Last week, he broke the silence.

“Do you know if the other Swan is still around? My wife and I were worried.”

I paused for a minute, and not sure exactly why I lied, but I did. I did notice her partner had been absent for a week or so, but I just didn’t have it in me to tell him. Or, perhaps I didn’t want to believe he was gone. Like Gone, Gone.

“Yes, he’s down by the bridge at the end of The Cove.” [Read more…]

Walking. My July 4th.

Twilight. August 7, 2020. 5:32 am. 67° F. Cloud Cover: 86%. The Cove, Stamford, CT.

90+ min walk. 100+ photos.

It was Amateur Hour (or hour and a half).

Hand shake. Blurry shots. Crooked shots. Underexposed shots. Overexposed shots. Dark light. Bad light.

Rain drops on lens. No pink or orange hues lighting up the cove. Dense cloud cover.

Hide tide. Birds in hiding.

But…

as I rounded the corner at Cove Island Park, there it was. The American Flag. Softly flapping in the breeze.  I pause to watch… listening to its rustling, as it folded and unfolded. No press briefings. No shameless politicians.

Just the American flag, the silence of the daybreak and me.  And an intense and overwhelming feeling of gratitude for this Country and it’s great people…and what you all have given my family and me.

Walking. In Twilight.

75 minutes before sunrise, I start out in darkness, and slide into Twilight.

90 consecutive days, same loop, 5 miles, Cove Island Park and back.

I had to Google it, because I didn’t know what it was called, the in-between time between night and sunrise.

Twilight: “the soft glowing light from the sky when the sun is below the horizon, caused by the refraction and scattering of the sun’s rays from the atmosphere.”

I have no clue what all that means —  and no interest in learning more.

I’m deep into Kate Zambreno’s new book: Drifts: A Novel. My kind of book. She describes it as “Prose, little things, I stammer out.” (I wish I could stammer, spit and cough out anything close to this.)

Her words: “A shock of color out of nowhere.” And that’s exactly what it was. Look at it. The photo above, taken @ 5:24 a.m. 24 minutes before sunrise. 24 minutes before sunrise. Where does this light, this ‘shock of color’ come from?

In a different time, a different scene, she goes on to talk about “the light of Vermeer’s paintings. Their silence and mystery…So often the painting seems to be of the same room, at the same picture window… whether the sun floods in directly or diffusely.”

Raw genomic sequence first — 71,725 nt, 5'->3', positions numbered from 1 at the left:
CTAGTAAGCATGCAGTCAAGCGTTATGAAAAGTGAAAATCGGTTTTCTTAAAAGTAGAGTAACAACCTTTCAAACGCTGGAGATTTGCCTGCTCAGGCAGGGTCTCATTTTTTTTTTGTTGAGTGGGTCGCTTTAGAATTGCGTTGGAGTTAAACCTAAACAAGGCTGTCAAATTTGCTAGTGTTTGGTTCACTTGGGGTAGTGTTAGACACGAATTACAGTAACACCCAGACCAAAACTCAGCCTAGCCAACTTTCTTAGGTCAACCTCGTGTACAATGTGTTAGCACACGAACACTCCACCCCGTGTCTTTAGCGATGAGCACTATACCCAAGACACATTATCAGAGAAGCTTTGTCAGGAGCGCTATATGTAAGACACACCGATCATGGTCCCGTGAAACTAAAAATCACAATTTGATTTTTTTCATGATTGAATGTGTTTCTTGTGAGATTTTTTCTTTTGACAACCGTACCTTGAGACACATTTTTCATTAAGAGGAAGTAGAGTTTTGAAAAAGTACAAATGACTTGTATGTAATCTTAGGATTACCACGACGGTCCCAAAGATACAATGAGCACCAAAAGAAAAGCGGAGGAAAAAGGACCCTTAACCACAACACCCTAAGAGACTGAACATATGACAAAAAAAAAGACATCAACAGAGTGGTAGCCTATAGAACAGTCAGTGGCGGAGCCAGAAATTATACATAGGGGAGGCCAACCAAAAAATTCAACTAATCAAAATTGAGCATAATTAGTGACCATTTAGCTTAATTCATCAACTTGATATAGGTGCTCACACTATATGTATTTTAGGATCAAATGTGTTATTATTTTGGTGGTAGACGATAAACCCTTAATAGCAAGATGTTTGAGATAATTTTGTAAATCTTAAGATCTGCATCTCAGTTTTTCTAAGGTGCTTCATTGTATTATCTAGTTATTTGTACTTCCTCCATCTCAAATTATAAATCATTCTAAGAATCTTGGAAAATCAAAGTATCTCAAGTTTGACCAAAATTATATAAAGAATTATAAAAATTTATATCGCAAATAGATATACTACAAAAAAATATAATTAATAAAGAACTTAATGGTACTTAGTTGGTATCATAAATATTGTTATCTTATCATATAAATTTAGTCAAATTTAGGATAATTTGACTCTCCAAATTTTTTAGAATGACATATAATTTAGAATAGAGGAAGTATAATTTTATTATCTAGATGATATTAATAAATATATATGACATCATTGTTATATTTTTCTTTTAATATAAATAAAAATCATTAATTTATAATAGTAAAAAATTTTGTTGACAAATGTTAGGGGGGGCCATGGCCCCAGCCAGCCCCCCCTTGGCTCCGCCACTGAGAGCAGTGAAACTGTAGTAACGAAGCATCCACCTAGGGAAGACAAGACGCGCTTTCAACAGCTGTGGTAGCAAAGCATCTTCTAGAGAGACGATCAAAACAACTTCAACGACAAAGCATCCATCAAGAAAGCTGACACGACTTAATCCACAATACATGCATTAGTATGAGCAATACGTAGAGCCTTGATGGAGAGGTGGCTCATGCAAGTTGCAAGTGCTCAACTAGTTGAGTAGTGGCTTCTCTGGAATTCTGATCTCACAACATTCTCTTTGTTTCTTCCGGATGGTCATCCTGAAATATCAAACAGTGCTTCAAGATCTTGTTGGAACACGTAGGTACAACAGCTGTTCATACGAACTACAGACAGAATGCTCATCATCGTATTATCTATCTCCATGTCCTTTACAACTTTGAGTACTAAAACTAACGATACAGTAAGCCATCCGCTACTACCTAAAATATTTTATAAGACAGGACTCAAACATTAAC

And so here we are. 90 consecutive days on this same walk. The same room, the same picture window, a new Vermeer each morning.

I tuck my camera into my bag, and head home. I twist in my earbuds and listen to Audible pumping in the narration.  She closes out her book on an Albrecht Durer quote, back in the 1500’s (before the internet, before digital cameras):

What beauty is, I know not, though it adheres to many things.”

And so it does Albrecht, so it does.


Notes:

  • Photo: 5:20 a.m. The Cove, Stamford, CT. July 30, 2020.
  • Inspired by: “The universe is full of magical things patiently waiting for our wits to grow sharper.” ~ Eden Phillpotts, from “A Shadow Passes
  • Book Review of Kate Zambreno’s book “Drifts: A Novel”: “Locked in a Creative Struggle, With Rilke as Her Guide” by Catherine Lacey, NY Times.

Light child, lightly.

Can you not sometimes feel how all pasts
grow light, when you’ve lived a while,
how they gently prepare you for amazement,
companion each feeling with images,—

—  Rainer Maria Rilke, from “The Singer Sings Before a Child of Princes”, in The Book of Images


Notes:

  • Quote via memoryslandscape. Photo: Untitled, 2009 – by Marta Navarro, Spanish (via newthom.com)
  • Post Title & Inspiration: Aldous Huxley: “It’s dark because you are trying too hard. Lightly child, lightly. Learn to do everything lightly. Yes, feel lightly even though you’re feeling deeply. Just lightly let things happen and lightly cope with them.”